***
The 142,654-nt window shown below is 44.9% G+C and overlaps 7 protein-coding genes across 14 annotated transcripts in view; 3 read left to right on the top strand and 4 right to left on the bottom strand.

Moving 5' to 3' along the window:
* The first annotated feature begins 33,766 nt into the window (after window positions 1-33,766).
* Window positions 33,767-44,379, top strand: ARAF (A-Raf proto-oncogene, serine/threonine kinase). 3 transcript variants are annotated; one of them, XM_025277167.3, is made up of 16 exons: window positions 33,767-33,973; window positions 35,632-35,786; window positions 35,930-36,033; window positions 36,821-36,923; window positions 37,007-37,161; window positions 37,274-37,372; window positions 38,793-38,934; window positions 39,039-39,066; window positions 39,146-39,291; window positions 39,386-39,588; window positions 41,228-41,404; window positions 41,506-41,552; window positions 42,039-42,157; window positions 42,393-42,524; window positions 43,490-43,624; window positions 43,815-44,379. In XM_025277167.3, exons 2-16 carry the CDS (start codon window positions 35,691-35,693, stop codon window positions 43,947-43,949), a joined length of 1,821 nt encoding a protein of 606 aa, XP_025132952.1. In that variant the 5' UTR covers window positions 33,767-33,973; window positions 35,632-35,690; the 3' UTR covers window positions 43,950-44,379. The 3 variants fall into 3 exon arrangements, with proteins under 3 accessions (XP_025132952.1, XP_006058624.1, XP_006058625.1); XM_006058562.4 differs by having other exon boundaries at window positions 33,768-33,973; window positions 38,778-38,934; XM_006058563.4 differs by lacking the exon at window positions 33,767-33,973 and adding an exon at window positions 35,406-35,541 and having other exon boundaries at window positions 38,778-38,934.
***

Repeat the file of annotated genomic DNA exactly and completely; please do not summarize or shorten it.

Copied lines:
The 142,654-nt window shown below is 44.9% G+C and overlaps 7 protein-coding genes across 14 annotated transcripts in view; 3 read left to right on the top strand and 4 right to left on the bottom strand.

Moving 5' to 3' along the window:
* The first annotated feature begins 33,766 nt into the window (after window positions 1-33,766).
* Window positions 33,767-44,379, top strand: ARAF (A-Raf proto-oncogene, serine/threonine kinase). 3 transcript variants are annotated; one of them, XM_025277167.3, is made up of 16 exons: window positions 33,767-33,973; window positions 35,632-35,786; window positions 35,930-36,033; window positions 36,821-36,923; window positions 37,007-37,161; window positions 37,274-37,372; window positions 38,793-38,934; window positions 39,039-39,066; window positions 39,146-39,291; window positions 39,386-39,588; window positions 41,228-41,404; window positions 41,506-41,552; window positions 42,039-42,157; window positions 42,393-42,524; window positions 43,490-43,624; window positions 43,815-44,379. In XM_025277167.3, exons 2-16 carry the CDS (start codon window positions 35,691-35,693, stop codon window positions 43,947-43,949), a joined length of 1,821 nt encoding a protein of 606 aa, XP_025132952.1. In that variant the 5' UTR covers window positions 33,767-33,973; window positions 35,632-35,690; the 3' UTR covers window positions 43,950-44,379. The 3 variants fall into 3 exon arrangements, with proteins under 3 accessions (XP_025132952.1, XP_006058624.1, XP_006058625.1); XM_006058562.4 differs by having other exon boundaries at window positions 33,768-33,973; window positions 38,778-38,934; XM_006058563.4 differs by lacking the exon at window positions 33,767-33,973 and adding an exon at window positions 35,406-35,541 and having other exon boundaries at window positions 38,778-38,934.